The functional equation 𝑓(𝑥+𝑦)+𝑓(𝑥−𝑦)=2𝑓(𝑥)+2𝑓(𝑦)(1.1) is said to be a simple quadratic functional equation. The first person that investigated the stability of the simple quadratic equation was Skof [8]. He proved that, if 𝑓 is a mapping from a normed space 𝑋 into a Banach space 𝑌 satisfying ‖𝑓(𝑥+𝑦)+𝑓(𝑥−𝑦)−2𝑓(𝑥)−2𝑓(𝑦)‖≤𝜖forsome𝜖>0,(1.2) then there is a unique simple quadratic function 𝑔∶𝑋→𝑌 such that 𝜖‖𝑓(𝑥)−𝑔(𝑥)‖≤2.(1.3) In 1984, Katsaras [9] defined a fuzzy norm on a linear space to construct a fuzzy vector topological structure on the space. Later, some mathematicians have defined fuzzy norms on a linear space from various points of view [10, 11]. In particular, in 2003, Bag and Samanta [12], following Cheng and Mordeson [13], gave an idea of a fuzzy norm in such a manner that the corresponding fuzzy metric is of Kramosil and Michalek type [14]. They also established a decomposition theorem of a fuzzy norm into a family of crisp norms and investigated some properties of fuzzy normed spaces.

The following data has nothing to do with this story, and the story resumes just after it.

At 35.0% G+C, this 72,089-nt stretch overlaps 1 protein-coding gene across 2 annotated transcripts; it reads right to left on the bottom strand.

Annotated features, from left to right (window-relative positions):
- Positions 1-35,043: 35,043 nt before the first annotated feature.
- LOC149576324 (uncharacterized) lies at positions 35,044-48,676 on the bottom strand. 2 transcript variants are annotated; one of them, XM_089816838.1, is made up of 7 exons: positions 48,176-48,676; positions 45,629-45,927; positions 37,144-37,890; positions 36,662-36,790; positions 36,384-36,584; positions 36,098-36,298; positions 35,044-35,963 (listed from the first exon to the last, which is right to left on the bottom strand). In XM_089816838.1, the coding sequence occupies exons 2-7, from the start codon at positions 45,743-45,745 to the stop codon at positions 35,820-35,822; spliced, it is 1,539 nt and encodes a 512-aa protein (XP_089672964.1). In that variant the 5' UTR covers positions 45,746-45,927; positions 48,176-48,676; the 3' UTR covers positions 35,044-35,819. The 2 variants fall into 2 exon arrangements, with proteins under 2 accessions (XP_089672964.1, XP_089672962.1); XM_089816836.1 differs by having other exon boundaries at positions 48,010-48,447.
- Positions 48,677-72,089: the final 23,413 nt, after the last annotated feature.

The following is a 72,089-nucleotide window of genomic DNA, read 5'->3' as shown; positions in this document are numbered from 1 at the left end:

Recently, considerable attention has been increasing to the problem of fuzzy stability of functional equations. Several fuzzy stability results concerning Cauchy, Jensen, simple quadratic, and cubic functional equations have been investigated [15–18].

Definition 1.1. Let 𝑋 be a real vector space. A function 𝑁∶𝑋×𝑅→[0,1] is called fuzzy normed on 𝑋 if for all 𝑥,𝑦∈𝑋 and all 𝑠,𝑡∈𝑅(N1)𝑁(𝑥,𝑡)=0 for 𝑡≤0,(N2)𝑥=0 if and only if 𝑁(𝑥,𝑡)=1 for all 𝑡>0,(N3)𝑁(𝑐𝑥,𝑡)=𝑁(𝑥,𝑡/|𝑐|) if 𝑐≠0,(N4)𝑁(𝑥+𝑦,𝑡+𝑠)≥min{𝑁(𝑥,𝑡),𝑁(𝑦,𝑠)}, (N5)𝑁(𝑥,.) is a nondecreasing function of 𝑅 and limğ‘¡â†’âˆžğ‘(𝑥,𝑡)=1,(N6)for 𝑥≠0,𝑁(𝑥,.) is continuous on 𝑅,the pair (𝑋,𝑁) is called a fuzzy normed vector space.